by: Chris Zoller, Extension Educator, ANR, Tuscarawas County
The World Agricultural Supply and Demand Estimates (WASDE) report is prepared monthly by the Interagency Commodity Estimates Committees (ICECs) which are chaired by representatives from the Agricultural Marketing Service, Economic Research Service, Farm Service Agency, and Foreign Agricultural Service. The National Agricultural Statistics Service provides data about U.S. production and each ICEC (one for each of nine commodities) compile and analyze data from U.S. and foreign sources to produce the report.
The WASDE report is prepared under very tight security in a “lock-up” area inside a USDA building. On the day of the report release, doors in this room are secured, window shades are closed, and telephone and internet communication blocked! Analysts attending the meeting must present their credentials to a guard before entering to finalize the report. The WASDE report is released at 12:00 noon Eastern time, and not a minute sooner.
Who Provides Information?
The Interagency Commodity Estimates Committees described earlier use information from a variety of USDA sources. The National Agricultural Statistics Service provides data related to U.S. crop and livestock production. The USDA Foreign Agricultural Service, official data from foreign governments, satellite imagery, and weather data are also provided about foreign crop and livestock production and use.
All of this information is reviewed by ICEC members with broad expertise and perspective. To arrive at a consensus about the forecasts, the committee considers alternate assessments of domestic and foreign supply and use.
Commodity Balance Sheets
Do you remember back to your introductory economics class? One of the basic principles taught was supply and demand (see graph below). Those who develop the WASDE report use information to provide the agricultural industry with a baseline for supply and demand of given commodities. If a large supply is anticipated (think of it as a bumper yield), but domestic or foreign demand is not high, the result is lower prices. On the flip side, a poor harvest (lower quantity) combined with increased demand results in increasing commodity prices. We have seen commodity markets move up or down within minutes of a WASDE report being released.
A balance sheet for U.S. and world wheat, rice, coarse grains, oilseeds, and cotton is provided. Coarse grains include corn, barley, sorghum, and oats). Oilseeds include soybeans, rapeseed, and palm). The U.S. also reports sugar, meat, poultry, eggs, and milk on the balance sheet. Separate estimates are provided for components of supply and demand and domestic use is divided into major categories (for example, corn for feed and corn for ethanol use).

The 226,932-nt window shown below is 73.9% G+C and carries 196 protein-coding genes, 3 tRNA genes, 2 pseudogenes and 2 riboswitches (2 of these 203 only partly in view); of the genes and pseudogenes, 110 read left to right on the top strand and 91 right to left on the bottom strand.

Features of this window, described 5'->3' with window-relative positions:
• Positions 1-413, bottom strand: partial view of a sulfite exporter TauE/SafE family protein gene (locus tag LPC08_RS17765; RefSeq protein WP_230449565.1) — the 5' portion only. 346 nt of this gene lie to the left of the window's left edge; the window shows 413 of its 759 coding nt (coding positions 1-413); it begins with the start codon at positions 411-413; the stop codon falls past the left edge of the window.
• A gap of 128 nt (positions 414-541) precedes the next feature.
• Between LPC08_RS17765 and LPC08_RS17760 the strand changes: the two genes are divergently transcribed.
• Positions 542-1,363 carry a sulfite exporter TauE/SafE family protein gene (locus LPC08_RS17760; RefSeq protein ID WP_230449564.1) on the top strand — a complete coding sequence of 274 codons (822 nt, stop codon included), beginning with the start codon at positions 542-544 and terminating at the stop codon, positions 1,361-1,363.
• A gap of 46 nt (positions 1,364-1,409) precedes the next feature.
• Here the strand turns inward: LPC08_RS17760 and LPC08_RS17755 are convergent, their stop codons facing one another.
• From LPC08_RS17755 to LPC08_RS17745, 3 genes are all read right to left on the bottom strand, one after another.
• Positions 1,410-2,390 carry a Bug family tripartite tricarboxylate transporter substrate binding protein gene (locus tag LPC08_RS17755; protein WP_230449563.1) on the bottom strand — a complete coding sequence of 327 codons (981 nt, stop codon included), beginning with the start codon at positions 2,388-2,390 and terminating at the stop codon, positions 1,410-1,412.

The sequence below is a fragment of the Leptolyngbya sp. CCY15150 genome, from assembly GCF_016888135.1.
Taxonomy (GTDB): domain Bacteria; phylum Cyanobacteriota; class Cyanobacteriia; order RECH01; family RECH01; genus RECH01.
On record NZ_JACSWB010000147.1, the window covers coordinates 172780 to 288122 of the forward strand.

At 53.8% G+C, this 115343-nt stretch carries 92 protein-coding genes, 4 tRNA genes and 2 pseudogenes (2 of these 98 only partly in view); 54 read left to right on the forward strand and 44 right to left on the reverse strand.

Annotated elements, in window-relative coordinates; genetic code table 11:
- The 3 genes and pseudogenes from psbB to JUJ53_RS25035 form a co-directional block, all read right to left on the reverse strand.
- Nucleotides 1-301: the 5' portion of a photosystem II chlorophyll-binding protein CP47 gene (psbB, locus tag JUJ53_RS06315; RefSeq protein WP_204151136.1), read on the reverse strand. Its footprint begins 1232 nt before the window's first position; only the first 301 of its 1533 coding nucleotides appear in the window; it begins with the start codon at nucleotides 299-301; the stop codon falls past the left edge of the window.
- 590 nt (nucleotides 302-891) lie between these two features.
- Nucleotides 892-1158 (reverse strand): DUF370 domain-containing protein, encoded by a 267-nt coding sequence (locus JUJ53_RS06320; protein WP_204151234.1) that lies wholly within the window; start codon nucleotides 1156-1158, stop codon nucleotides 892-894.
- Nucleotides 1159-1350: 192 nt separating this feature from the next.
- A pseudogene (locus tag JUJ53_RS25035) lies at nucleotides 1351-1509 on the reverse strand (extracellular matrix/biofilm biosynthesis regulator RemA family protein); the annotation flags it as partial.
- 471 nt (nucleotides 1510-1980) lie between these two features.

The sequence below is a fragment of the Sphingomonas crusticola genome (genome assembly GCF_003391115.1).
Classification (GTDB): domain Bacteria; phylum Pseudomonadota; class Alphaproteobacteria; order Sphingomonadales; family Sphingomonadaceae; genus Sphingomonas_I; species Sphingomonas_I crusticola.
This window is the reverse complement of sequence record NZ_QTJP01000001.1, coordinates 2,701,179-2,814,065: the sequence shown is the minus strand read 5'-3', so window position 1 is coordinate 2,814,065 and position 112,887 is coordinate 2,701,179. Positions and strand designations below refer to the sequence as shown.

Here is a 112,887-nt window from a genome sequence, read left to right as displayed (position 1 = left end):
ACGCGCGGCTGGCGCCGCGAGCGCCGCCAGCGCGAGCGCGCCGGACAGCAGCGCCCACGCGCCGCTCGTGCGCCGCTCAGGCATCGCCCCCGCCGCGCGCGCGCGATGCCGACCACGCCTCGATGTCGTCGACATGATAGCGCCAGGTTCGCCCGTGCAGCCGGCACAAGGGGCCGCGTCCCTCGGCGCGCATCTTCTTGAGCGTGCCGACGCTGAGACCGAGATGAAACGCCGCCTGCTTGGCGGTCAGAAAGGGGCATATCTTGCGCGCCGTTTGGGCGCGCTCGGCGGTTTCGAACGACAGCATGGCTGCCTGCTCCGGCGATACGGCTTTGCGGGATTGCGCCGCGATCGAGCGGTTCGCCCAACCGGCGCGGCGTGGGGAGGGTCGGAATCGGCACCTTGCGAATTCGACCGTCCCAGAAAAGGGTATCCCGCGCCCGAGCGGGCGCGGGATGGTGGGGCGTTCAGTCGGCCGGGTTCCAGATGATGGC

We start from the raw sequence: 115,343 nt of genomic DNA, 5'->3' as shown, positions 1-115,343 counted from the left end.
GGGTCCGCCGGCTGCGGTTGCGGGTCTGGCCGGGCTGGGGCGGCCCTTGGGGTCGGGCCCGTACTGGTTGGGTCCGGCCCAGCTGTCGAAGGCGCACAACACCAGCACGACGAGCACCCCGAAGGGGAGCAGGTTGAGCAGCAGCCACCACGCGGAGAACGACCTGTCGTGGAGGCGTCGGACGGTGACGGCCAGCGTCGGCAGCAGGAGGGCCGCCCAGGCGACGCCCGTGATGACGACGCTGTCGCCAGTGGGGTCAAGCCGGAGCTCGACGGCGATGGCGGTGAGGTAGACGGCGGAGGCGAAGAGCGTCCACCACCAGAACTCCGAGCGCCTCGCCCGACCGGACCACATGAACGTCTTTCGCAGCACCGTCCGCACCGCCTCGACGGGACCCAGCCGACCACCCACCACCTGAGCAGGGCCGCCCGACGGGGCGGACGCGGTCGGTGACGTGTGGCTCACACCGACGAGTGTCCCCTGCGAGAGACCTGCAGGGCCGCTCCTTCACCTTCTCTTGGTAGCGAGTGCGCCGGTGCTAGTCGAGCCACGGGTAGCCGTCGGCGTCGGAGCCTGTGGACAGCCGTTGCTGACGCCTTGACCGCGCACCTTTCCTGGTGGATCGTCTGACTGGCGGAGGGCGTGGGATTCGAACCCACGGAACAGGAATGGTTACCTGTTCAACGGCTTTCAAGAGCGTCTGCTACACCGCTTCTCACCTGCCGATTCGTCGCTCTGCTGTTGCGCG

Of interest to many is the reported season-average farm price for farm commodities. Price forecasts are made by experts who carefully analyze the supply and demand sides of the balance sheet, along with commodity models, and in-depth research of domestic and international issues.
Why is the WASDE Important?
Agriculture operates in a global market and supply and demand are constantly changing. A monthly balance sheet of major commodities provides farmers, industry professionals, and others a current source of information.
Not everyone agrees with every number reported in each WASDE, but everyone should feel confident that a tremendous amount of research and time are invested to provide the most accurate report possible.
Where Can I Read the WASDE Reports?
Current and historical (since 1974) WASDE reports are available here: https://www.usda.gov/oce/commodity/wasde. These reports are approximately 40 pages in length, but an approximate five-page summary of coarse grains, oilseeds, and cotton is provided at the beginning of the report. Detailed data tables accompany the report.
WASDE FAQs, United States Department of Agriculture, https://www.usda.gov/oce/commodity-markets/wasde/faqs
WASDE Report, United States Department of Agriculture, https://www.usda.gov/oce/commodity/wasde